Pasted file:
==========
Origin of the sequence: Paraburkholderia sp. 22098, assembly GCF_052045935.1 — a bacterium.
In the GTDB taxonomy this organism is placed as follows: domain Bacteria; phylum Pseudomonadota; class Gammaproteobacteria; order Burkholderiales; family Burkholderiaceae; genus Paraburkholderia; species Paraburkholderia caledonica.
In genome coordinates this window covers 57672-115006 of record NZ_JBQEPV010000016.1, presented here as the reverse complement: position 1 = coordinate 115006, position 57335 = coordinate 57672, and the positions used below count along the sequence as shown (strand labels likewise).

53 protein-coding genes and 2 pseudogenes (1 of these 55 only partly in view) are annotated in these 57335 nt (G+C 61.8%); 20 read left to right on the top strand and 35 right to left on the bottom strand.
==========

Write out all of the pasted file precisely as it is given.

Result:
Origin of the sequence: Paraburkholderia sp. 22098, assembly GCF_052045935.1 — a bacterium.
In the GTDB taxonomy this organism is placed as follows: domain Bacteria; phylum Pseudomonadota; class Gammaproteobacteria; order Burkholderiales; family Burkholderiaceae; genus Paraburkholderia; species Paraburkholderia caledonica.
In genome coordinates this window covers 57672-115006 of record NZ_JBQEPV010000016.1, presented here as the reverse complement: position 1 = coordinate 115006, position 57335 = coordinate 57672, and the positions used below count along the sequence as shown (strand labels likewise).

53 protein-coding genes and 2 pseudogenes (1 of these 55 only partly in view) are annotated in these 57335 nt (G+C 61.8%); 20 read left to right on the top strand and 35 right to left on the bottom strand.